The hammer of justice was swift and unfeeling in the case of John Tortorella and his ill-advised outburst Saturday, as the NHL suspended the Canucks coach 15 days – or six games – for attempting to storm into the dressing room of the Calgary Flames, while calling Tortorella’s actions following a start-of-game line brawl “dangerous and an embarrassment to the league.”
NHL vice-president of hockey operations Colin Campbell didn’t completely allow Bob Hartley off the hook, levying a $25,000 fine on the Flames head coach because the league was holding him responsible for the acts of Kevin Westgarth. In an unlikely move, the Calgary enforcer started the game and, according to Campbell, “attempted to instigate a premeditated fight with an unwilling opponent.”
But clearly, Tortorella was the focus of the majority of the league’s wrath, and rightly so. Had he merely let things be after the eyesore line brawl that took place just two seconds into Saturday’s game, he could have moved on and been right back working to get his team into the playoffs. Instead, his display of grandstanding dragged the game down and ultimately hurt his team. Because now, his Xs-and-Os expertise will be out of the picture. It’s the equivalent of a team cornerstone player taking a selfish major penalty at the start of an important game or playoff series.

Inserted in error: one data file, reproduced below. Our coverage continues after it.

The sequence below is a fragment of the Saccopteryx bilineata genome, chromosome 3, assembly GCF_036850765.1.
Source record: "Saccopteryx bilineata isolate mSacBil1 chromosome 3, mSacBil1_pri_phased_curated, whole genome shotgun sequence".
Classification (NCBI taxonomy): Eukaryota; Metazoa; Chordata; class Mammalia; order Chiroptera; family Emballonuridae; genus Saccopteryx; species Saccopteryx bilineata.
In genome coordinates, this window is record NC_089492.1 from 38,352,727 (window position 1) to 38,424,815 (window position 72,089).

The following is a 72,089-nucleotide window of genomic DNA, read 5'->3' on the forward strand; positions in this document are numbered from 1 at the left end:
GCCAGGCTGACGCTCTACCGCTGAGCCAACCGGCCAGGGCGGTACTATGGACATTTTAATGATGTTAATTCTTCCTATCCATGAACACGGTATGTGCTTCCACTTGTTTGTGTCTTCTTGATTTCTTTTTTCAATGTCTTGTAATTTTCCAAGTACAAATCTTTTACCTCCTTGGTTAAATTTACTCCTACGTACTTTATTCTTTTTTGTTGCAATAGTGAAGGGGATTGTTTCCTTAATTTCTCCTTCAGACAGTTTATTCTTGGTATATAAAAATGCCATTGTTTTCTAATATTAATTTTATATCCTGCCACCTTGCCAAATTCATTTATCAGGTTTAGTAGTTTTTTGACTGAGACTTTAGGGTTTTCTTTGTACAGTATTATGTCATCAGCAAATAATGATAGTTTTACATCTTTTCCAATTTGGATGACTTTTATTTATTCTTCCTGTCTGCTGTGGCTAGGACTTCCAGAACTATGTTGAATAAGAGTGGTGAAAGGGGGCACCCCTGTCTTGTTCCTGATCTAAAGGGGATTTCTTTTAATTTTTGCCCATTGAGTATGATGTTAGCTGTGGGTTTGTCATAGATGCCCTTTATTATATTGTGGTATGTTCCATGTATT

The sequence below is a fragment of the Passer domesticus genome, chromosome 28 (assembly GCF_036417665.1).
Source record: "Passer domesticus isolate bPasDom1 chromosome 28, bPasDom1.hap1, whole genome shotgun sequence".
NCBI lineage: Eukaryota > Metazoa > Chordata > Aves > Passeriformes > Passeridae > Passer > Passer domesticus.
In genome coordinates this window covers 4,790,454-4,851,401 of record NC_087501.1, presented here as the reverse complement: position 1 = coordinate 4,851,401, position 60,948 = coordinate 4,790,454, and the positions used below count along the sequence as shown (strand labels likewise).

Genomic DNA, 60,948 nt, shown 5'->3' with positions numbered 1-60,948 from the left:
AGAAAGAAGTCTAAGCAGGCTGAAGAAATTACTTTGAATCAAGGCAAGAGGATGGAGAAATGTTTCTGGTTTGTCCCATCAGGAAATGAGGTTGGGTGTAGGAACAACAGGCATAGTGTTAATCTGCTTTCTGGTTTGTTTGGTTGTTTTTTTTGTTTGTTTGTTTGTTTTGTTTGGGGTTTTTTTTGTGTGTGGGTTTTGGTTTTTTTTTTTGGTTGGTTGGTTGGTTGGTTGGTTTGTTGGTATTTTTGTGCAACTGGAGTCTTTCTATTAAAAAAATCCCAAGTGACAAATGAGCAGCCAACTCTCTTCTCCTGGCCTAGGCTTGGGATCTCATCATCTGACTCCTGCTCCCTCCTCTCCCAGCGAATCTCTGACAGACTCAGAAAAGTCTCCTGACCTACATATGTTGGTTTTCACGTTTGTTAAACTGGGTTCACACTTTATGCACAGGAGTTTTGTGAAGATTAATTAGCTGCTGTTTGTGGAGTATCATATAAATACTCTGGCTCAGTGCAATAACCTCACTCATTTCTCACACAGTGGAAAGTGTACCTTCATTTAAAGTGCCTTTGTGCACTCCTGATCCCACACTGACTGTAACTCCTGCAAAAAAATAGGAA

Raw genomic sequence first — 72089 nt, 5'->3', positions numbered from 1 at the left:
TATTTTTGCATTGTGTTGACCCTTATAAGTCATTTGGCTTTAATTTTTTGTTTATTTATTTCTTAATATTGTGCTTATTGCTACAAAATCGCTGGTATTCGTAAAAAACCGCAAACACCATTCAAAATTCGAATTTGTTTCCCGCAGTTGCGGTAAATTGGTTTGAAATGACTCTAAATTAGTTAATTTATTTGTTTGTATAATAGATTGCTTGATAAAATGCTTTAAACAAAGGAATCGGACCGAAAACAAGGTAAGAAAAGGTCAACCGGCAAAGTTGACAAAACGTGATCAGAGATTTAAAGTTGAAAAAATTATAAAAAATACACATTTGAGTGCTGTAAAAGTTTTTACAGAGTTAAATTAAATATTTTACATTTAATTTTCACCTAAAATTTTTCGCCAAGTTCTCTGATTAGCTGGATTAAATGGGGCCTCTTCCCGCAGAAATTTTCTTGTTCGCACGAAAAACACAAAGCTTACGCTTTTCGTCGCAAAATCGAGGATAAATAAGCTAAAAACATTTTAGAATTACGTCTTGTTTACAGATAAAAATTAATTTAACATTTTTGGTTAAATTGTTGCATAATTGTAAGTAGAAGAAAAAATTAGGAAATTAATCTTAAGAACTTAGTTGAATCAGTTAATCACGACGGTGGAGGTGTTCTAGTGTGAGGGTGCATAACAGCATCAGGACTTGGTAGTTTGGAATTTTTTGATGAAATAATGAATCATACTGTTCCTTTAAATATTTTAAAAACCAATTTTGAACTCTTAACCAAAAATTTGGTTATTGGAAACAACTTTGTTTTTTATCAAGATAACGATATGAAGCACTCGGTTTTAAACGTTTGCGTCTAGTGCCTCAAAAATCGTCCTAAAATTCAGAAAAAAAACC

“Coaches in the NHL bear the responsibility of providing leadership, even when emotions run high,” Campbell said. “Mr. Tortorella failed in his responsibility to the game.”
Tortorella’s suspension is retroactive to January 19 and extends until Sunday, Feb. 2. He is banned from maintaining any contact with the team during his suspension.
And in many ways, he’s fortunate he only received six games. A player leaving the bench in the NHL gets an automatic 10-game suspension, so Tortorella got off lucky.